For Fujiwara, everything seems to be going well - he is doing well in high school, he is good looking and also a good fighter. One day, he was suddenly being attacked by a group of students without any provocation. He then found out there is a mysterious violent game that is being spread through mobile phone in the school. Students who played the game became hypnotized and will begin to fight senselessly. Fujiwara fought hard and finally discover the terrifying secret.
If you haven’t seen or heard anything about this movie before this DVD, you’re not alone- this reviewer hadn’t either. The only hint that I had going into it was thinking that it would be something like that controversial Japanese film back in 2000, “Battle Royale”, best appreciated as a dystopia fiction on juvenile delinquency. But as much as “Tokyo Gore School” touts itself as the next “Battle Royale”, it isn’t.
Here the raison d’être for the game is simply this- privacy protection. Apparently, some high-school students who have joined an online forum realise that they have to unwittingly participate in an elimination game to prevent their own secrets from being disseminated by someone else. Why these students would so gullibly offer up their deepest darkest secrets is decidedly sketchy, and this important detail is in fact one of the most glaring logical loopholes of the movie.
It is also the chief reason why “Tokyo Gore School” never even comes close to the brilliant “Battle Royale”, for what it lacks is really purpose to all that mayhem. Yes, “Battle Royale” was violent in parts, but there was a moral, a message behind it, something which “Tokyo Gore School” sorely lacks. What’s left then is to watch the stylised parts between uniformed high-school students- but wait, haven’t we already seen that somewhere?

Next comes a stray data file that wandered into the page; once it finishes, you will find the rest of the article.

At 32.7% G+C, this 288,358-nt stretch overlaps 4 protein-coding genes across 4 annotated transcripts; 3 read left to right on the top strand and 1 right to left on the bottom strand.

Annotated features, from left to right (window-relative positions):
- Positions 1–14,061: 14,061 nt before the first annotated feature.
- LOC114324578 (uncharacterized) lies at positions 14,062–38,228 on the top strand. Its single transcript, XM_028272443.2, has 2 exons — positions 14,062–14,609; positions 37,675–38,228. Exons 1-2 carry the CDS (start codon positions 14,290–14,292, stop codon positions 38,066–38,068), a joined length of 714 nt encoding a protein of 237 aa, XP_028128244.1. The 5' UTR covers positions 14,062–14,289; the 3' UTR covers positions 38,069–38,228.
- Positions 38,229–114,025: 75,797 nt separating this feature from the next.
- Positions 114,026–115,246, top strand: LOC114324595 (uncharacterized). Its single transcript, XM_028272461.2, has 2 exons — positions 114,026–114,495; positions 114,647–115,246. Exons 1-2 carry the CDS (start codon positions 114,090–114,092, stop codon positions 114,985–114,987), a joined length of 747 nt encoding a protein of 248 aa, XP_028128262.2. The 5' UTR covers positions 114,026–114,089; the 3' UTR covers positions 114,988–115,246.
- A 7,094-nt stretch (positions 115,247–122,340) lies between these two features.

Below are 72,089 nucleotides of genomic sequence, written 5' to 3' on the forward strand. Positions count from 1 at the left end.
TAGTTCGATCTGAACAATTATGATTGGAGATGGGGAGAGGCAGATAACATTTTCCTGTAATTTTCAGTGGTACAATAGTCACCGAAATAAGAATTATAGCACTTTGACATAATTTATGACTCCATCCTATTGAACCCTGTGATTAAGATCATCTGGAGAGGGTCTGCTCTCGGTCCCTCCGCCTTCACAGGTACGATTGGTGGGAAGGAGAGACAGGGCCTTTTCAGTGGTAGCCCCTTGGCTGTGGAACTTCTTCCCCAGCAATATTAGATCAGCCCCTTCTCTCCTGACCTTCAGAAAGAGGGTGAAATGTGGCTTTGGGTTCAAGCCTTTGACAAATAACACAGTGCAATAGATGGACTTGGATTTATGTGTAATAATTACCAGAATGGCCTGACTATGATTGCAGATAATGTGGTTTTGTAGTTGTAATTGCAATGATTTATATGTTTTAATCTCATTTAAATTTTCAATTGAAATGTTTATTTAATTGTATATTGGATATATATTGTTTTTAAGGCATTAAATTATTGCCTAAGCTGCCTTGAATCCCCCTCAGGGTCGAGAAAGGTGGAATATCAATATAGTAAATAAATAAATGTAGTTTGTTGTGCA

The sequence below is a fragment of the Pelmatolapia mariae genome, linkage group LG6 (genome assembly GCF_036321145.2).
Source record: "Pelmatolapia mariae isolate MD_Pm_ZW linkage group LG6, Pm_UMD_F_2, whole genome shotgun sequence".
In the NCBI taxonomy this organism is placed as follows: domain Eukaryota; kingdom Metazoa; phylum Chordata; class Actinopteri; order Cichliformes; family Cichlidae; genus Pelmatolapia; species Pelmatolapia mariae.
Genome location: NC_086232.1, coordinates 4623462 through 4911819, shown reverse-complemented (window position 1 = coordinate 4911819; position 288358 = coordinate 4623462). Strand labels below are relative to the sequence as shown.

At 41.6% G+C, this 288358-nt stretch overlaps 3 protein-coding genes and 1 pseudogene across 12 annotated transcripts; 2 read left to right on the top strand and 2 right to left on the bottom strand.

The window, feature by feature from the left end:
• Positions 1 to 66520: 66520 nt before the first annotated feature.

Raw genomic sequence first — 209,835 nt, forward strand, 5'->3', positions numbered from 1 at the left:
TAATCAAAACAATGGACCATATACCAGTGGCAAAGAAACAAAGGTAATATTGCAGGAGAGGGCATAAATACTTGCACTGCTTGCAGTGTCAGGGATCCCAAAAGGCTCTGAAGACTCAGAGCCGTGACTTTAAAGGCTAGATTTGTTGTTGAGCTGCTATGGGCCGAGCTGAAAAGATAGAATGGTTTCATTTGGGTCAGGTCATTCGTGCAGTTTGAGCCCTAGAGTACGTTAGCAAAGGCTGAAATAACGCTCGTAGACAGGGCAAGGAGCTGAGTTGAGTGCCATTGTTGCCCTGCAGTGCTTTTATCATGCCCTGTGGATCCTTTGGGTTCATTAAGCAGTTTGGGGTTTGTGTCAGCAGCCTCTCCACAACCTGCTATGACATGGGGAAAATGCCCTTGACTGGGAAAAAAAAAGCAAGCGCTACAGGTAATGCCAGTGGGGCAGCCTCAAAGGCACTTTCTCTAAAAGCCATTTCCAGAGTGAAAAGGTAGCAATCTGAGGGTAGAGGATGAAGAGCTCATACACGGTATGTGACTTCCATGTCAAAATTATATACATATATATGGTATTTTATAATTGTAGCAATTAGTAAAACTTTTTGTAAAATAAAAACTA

Yes we have- in “Crows Zero” and its sequel, that is. Sadly, even as a glorified manga fantasy, “Tokyo Gore School” doesn’t make the grade. Firstly, it doesn’t have characters that interest you a bit. Its lead character Fujiwara, whose point of view the movie tells its story from, is at best dull and actor Yusuke Yamada’s performance doesn’t make him more appealing. Secondly, its fight scenes are poorly choreographed and not in the least bit engaging. The fact that there are many of these extended tedious sequences makes watching it even more frustrating.
Perhaps then the timely question to ask is- ought we to have heard of this movie? And the answer is a definite no. Although it touts itself as another “Battle Royale”, it simply doesn’t have the smarts or the social acuity that it should. Its best comparison would be as a poor man’s version of “Crows Zero” and even then, it’s not likely you’d be satisfied after watching it.
The Dolby 2.0 audio is as flat and uninvolving as the movie. Visuals are clear, but the colours in the movie appear washed out on screen.
Review by Gabriel Chong
Posted on 24 January 2010